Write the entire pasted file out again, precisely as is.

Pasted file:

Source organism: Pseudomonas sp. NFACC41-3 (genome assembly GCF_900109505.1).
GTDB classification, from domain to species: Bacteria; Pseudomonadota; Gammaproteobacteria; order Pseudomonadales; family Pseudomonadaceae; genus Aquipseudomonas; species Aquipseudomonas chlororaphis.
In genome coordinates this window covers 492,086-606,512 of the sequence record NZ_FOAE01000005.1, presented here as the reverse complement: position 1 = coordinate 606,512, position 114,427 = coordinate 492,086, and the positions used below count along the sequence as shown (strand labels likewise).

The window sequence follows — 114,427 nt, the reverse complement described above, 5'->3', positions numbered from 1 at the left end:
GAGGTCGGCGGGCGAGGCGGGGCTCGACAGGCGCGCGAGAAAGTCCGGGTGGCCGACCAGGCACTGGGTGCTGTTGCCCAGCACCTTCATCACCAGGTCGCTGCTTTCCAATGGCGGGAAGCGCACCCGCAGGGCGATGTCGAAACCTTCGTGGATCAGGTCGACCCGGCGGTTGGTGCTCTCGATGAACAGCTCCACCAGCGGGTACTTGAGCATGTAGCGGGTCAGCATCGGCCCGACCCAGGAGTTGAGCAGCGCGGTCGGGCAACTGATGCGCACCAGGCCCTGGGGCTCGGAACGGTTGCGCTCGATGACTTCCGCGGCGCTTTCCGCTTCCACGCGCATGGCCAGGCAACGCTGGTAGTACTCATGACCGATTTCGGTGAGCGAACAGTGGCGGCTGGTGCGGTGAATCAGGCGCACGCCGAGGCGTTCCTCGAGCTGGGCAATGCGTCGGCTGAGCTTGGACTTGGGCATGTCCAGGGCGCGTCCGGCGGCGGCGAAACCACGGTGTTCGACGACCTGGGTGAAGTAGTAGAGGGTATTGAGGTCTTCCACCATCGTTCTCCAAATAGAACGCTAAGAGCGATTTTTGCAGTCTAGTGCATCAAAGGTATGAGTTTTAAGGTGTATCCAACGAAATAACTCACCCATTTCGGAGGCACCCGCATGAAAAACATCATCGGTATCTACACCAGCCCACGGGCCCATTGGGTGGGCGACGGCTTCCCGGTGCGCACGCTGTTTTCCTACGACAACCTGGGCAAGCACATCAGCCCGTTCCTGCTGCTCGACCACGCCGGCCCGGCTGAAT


Source organism: Pseudomonas sp. NFACC41-3 (genome assembly GCF_900109505.1).
GTDB classification, from domain to species: Bacteria; Pseudomonadota; Gammaproteobacteria; order Pseudomonadales; family Pseudomonadaceae; genus Aquipseudomonas; species Aquipseudomonas chlororaphis.
In genome coordinates this window covers 492,086-606,512 of the sequence record NZ_FOAE01000005.1, presented here as the reverse complement: position 1 = coordinate 606,512, position 114,427 = coordinate 492,086, and the positions used below count along the sequence as shown (strand labels likewise).

The window sequence follows — 114,427 nt, the reverse complement described above, 5'->3', positions numbered from 1 at the left end:
GAGGTCGGCGGGCGAGGCGGGGCTCGACAGGCGCGCGAGAAAGTCCGGGTGGCCGACCAGGCACTGGGTGCTGTTGCCCAGCACCTTCATCACCAGGTCGCTGCTTTCCAATGGCGGGAAGCGCACCCGCAGGGCGATGTCGAAACCTTCGTGGATCAGGTCGACCCGGCGGTTGGTGCTCTCGATGAACAGCTCCACCAGCGGGTACTTGAGCATGTAGCGGGTCAGCATCGGCCCGACCCAGGAGTTGAGCAGCGCGGTCGGGCAACTGATGCGCACCAGGCCCTGGGGCTCGGAACGGTTGCGCTCGATGACTTCCGCGGCGCTTTCCGCTTCCACGCGCATGGCCAGGCAACGCTGGTAGTACTCATGACCGATTTCGGTGAGCGAACAGTGGCGGCTGGTGCGGTGAATCAGGCGCACGCCGAGGCGTTCCTCGAGCTGGGCAATGCGTCGGCTGAGCTTGGACTTGGGCATGTCCAGGGCGCGTCCGGCGGCGGCGAAACCACGGTGTTCGACGACCTGGGTGAAGTAGTAGAGGGTATTGAGGTCTTCCACCATCGTTCTCCAAATAGAACGCTAAGAGCGATTTTTGCAGTCTAGTGCATCAAAGGTATGAGTTTTAAGGTGTATCCAACGAAATAACTCACCCATTTCGGAGGCACCCGCATGAAAAACATCATCGGTATCTACACCAGCCCACGGGCCCATTGGGTGGGCGACGGCTTCCCGGTGCGCACGCTGTTTTCCTACGACAACCTGGGCAAGCACATCAGCCCGTTCCTGCTGCTCGACCACGCCGGCCCGGCTGAAT